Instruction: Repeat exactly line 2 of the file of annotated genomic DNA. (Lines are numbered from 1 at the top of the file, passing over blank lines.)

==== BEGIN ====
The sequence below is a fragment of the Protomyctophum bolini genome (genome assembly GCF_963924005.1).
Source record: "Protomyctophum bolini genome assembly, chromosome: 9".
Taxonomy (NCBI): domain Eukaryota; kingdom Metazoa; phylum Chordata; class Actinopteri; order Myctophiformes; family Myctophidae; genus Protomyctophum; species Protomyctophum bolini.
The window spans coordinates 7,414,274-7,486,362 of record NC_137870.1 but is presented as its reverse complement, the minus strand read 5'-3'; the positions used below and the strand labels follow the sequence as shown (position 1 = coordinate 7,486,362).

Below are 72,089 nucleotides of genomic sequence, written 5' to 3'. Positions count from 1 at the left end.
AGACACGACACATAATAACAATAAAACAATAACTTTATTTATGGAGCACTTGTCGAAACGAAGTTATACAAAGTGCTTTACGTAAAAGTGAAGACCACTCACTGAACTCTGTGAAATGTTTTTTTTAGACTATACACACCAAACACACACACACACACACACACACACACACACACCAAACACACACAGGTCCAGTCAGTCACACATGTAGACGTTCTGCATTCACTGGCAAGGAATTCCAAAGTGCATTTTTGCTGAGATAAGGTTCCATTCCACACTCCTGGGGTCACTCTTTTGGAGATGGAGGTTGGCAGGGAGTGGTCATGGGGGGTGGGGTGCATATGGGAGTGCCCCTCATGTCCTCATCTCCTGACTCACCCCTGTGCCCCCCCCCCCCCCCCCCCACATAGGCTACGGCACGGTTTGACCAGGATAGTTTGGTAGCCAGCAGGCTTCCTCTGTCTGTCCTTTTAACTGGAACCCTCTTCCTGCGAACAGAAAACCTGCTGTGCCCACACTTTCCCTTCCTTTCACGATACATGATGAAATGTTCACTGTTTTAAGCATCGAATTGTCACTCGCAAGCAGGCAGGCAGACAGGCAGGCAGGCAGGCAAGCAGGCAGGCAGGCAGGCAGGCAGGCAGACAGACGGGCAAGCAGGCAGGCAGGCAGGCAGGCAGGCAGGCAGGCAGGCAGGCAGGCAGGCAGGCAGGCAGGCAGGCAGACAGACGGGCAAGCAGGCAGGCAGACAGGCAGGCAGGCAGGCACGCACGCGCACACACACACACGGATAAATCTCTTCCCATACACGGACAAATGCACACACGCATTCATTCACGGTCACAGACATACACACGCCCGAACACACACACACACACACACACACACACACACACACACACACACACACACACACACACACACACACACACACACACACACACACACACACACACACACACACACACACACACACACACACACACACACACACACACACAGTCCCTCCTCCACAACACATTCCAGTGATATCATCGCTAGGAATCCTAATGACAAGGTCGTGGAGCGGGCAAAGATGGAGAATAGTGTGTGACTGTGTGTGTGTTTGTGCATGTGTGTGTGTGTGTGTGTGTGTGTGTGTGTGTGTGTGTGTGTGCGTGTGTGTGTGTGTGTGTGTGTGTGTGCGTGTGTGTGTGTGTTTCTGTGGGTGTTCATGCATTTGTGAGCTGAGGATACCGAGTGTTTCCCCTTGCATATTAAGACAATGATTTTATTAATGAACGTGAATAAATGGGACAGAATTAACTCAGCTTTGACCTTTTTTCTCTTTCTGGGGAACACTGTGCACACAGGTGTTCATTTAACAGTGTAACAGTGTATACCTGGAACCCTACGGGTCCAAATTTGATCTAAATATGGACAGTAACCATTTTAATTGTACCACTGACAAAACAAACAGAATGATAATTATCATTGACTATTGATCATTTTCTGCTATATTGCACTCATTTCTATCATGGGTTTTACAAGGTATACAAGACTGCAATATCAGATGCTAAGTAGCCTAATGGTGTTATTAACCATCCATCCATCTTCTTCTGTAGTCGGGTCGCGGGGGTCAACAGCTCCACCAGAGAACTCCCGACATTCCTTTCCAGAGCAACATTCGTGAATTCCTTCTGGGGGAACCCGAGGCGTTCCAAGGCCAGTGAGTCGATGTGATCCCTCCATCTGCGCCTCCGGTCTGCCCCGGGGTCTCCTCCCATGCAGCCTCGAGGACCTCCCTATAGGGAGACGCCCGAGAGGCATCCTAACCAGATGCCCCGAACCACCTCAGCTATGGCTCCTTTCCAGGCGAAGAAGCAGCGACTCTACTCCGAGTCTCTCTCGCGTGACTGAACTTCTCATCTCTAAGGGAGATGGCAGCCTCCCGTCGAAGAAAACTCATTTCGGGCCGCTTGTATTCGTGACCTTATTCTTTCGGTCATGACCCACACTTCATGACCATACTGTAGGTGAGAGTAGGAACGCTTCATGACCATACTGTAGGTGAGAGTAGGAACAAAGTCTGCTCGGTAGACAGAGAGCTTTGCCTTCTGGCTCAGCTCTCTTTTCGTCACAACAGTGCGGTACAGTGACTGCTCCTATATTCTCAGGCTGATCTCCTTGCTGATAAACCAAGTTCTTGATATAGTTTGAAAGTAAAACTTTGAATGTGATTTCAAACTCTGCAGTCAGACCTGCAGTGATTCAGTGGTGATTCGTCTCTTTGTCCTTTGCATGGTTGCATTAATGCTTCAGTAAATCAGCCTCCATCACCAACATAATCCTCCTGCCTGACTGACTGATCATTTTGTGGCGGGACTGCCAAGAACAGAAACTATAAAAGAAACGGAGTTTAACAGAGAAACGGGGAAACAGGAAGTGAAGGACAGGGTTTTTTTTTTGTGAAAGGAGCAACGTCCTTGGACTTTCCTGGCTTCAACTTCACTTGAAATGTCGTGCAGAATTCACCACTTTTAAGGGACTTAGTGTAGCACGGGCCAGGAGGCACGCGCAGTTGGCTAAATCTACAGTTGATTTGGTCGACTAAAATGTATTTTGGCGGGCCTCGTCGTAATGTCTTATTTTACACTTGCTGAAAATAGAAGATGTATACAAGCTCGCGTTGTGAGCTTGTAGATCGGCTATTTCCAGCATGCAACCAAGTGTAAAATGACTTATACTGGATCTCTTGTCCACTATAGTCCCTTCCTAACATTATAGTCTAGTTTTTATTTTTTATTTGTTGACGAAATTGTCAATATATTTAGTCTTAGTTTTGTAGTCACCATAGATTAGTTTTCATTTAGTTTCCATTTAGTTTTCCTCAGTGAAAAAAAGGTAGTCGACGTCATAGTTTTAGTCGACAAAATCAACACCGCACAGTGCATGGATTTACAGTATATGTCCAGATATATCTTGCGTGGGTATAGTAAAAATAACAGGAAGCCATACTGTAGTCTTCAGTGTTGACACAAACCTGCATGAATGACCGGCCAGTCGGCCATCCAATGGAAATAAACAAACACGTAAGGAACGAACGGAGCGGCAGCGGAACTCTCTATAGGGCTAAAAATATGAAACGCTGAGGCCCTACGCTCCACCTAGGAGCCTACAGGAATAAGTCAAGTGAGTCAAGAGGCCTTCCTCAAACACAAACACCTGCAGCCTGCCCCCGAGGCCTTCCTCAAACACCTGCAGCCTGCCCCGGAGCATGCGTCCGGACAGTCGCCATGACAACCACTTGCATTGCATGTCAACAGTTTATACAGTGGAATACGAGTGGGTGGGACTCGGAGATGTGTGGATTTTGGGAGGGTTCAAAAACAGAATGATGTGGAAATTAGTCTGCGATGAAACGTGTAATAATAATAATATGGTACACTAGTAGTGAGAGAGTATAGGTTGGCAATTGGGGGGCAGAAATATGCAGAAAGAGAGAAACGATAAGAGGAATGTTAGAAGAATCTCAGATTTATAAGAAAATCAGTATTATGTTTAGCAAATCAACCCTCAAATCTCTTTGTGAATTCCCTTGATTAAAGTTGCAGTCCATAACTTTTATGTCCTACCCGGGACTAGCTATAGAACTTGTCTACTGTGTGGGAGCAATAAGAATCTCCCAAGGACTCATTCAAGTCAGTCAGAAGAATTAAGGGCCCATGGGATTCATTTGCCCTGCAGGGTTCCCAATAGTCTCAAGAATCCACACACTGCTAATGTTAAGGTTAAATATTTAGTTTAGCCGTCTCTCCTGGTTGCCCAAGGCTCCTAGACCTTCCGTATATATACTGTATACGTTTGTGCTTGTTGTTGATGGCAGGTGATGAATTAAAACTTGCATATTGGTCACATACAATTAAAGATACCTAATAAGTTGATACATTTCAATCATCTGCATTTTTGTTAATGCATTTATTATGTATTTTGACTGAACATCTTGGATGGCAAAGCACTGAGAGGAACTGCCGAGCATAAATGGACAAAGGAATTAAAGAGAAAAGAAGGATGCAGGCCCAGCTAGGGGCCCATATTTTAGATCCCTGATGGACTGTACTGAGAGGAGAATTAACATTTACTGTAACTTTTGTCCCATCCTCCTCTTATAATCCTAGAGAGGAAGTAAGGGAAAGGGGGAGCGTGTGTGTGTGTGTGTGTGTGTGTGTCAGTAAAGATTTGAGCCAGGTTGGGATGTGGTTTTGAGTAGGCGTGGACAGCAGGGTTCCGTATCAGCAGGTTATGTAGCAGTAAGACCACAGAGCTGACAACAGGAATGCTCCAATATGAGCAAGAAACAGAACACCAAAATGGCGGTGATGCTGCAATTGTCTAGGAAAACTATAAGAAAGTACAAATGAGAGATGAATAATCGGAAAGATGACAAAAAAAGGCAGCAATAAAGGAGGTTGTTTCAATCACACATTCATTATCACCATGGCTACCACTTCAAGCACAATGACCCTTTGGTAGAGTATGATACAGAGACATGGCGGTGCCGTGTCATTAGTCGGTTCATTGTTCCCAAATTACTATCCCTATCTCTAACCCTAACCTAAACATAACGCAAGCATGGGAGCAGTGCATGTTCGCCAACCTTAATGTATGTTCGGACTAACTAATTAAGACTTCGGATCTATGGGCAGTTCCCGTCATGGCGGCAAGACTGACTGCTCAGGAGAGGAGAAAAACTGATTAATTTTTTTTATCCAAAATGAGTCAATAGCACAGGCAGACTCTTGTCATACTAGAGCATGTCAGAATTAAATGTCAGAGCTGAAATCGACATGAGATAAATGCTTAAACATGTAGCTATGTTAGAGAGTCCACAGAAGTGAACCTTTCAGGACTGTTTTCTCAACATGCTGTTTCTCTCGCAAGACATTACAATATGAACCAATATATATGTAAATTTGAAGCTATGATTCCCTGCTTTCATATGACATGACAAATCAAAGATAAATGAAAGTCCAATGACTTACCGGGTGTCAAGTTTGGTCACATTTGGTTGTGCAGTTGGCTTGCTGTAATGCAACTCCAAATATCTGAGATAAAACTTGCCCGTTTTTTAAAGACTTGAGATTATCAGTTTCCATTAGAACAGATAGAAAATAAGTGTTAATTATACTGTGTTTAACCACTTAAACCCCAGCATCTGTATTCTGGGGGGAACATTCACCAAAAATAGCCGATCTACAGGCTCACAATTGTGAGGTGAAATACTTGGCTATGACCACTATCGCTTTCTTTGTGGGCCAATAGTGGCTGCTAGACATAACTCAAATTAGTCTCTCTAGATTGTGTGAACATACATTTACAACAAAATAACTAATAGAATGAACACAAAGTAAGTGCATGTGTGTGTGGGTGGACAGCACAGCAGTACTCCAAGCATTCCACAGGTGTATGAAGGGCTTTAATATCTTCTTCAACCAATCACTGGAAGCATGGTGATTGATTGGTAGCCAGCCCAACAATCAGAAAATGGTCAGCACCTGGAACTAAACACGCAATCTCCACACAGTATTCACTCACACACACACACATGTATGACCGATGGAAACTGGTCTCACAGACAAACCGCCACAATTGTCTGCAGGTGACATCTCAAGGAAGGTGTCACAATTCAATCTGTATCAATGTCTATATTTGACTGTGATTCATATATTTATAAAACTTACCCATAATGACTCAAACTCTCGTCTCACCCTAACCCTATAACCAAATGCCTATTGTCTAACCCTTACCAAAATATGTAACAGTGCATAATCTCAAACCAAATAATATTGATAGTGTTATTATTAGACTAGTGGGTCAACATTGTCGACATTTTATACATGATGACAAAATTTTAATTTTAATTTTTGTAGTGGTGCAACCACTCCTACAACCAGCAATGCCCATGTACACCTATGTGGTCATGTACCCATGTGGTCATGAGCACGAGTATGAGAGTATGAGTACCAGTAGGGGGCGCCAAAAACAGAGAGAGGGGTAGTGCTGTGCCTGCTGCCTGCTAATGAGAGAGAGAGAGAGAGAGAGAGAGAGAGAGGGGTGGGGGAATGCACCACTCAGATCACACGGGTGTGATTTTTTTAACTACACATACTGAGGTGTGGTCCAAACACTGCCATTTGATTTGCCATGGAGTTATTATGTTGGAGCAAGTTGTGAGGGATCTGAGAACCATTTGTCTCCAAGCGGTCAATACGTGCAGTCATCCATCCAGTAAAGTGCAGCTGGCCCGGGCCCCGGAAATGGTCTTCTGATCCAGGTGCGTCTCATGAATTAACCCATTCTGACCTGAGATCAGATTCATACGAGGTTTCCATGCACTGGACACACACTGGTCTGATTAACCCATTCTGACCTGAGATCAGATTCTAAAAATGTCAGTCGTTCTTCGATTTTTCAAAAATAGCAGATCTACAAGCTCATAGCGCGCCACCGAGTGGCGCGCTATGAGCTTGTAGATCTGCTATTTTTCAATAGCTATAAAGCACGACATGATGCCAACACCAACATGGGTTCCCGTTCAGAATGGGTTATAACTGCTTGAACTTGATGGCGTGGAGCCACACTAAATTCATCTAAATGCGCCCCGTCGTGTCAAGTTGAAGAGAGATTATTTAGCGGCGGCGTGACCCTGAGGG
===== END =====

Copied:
Source record: "Protomyctophum bolini genome assembly, chromosome: 9".